Kent isn't the only county keeping an eye on its clean water. Ottawa County held an all day forum to address its water quality.
Over the last four years, with the help of MSU, Ottawa County has been taking a look at its groundwater and getting a better understanding of what's in it.
Ottawa County officials told a group at the 12 Annual Water Quality Forum they waned to analyze any trends found in static water levels as well as chloride contamination in wells. When static water levels decline they're not getting replenished, which in turn increases sodium chloride in water.
While chloride isn't considered a contaminant, it's still something county officials want to be cautious of.
"250 parts per million on sodium chloride are the levels that are determined unsatisfactory for drinking water standards but, sodium chloride concentrations are not necessarily considered a contaminant," Paul Sachs with the Ottawa County Department of Planning and Performance Improvement said.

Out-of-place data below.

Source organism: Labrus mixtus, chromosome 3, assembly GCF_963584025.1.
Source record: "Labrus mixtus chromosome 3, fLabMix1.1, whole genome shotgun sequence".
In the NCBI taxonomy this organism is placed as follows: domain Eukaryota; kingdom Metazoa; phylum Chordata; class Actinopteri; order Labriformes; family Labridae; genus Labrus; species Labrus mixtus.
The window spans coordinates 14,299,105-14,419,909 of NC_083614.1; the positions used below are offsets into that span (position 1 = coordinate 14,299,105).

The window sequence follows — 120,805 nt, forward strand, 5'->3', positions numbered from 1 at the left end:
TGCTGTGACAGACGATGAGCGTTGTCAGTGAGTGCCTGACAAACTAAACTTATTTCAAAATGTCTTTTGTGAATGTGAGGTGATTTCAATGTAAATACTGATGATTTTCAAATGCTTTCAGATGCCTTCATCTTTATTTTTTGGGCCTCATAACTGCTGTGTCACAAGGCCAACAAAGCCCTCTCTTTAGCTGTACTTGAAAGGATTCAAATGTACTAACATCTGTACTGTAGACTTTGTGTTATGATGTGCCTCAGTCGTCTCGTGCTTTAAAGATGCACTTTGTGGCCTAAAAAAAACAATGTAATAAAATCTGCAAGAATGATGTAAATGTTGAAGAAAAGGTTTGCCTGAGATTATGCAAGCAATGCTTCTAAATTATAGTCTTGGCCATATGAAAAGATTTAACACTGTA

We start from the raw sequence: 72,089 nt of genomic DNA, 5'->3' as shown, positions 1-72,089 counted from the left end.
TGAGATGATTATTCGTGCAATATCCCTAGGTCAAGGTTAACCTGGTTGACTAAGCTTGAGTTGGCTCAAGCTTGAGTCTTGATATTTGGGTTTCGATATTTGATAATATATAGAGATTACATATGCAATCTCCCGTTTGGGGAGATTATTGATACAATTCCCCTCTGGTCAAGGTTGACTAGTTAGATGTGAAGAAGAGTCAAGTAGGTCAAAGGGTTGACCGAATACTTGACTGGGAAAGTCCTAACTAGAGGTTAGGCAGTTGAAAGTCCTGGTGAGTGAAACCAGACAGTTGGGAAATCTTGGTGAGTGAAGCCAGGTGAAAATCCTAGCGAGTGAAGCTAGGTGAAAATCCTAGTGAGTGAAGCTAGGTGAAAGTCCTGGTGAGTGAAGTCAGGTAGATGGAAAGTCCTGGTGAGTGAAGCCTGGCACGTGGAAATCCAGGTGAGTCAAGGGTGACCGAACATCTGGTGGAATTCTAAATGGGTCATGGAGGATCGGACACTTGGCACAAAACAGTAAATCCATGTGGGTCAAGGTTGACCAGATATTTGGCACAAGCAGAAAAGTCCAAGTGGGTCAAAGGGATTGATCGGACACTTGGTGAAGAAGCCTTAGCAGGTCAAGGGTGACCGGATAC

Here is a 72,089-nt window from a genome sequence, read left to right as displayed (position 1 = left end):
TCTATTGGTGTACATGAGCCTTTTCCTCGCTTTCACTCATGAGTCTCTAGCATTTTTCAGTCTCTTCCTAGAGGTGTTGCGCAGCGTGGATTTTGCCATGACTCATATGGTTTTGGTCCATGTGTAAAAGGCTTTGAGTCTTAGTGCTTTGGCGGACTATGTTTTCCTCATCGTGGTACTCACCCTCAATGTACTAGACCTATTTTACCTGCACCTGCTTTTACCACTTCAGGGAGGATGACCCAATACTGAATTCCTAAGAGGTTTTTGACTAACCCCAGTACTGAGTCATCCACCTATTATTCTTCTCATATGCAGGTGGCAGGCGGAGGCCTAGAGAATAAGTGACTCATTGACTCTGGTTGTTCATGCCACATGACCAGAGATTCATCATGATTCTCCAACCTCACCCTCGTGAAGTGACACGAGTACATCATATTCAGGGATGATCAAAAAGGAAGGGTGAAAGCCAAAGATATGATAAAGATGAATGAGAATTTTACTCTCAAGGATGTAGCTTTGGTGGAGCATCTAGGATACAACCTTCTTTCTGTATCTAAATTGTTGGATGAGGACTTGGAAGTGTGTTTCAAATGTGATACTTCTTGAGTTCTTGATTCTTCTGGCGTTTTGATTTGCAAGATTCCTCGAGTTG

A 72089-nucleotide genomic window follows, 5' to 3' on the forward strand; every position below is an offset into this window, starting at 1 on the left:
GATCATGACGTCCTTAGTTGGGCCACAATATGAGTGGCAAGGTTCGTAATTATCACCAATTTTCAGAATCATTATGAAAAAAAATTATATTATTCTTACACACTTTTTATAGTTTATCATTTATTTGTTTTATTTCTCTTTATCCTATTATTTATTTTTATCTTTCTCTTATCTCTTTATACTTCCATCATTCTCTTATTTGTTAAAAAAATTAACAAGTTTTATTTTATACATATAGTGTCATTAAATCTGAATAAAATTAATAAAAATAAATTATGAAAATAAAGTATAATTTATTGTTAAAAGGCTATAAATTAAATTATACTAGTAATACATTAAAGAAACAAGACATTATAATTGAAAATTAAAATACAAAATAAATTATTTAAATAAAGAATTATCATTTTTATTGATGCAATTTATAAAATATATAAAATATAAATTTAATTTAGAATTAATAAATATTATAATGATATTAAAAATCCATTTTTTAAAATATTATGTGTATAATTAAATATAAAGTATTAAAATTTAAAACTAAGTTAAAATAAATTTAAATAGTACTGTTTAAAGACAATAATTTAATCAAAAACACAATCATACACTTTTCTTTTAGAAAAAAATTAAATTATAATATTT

"So the policies in the area are different, so that's an area we need to look at and assess. We have some legal discussions that need to occur, what can we do if this is not considered a contaminant, but we know that there's a factor in drinking water consumption."
Sachs says their study still has a long way to go. They need to get a better understanding of irrigation techniques, land use designations, and testing in new wells.
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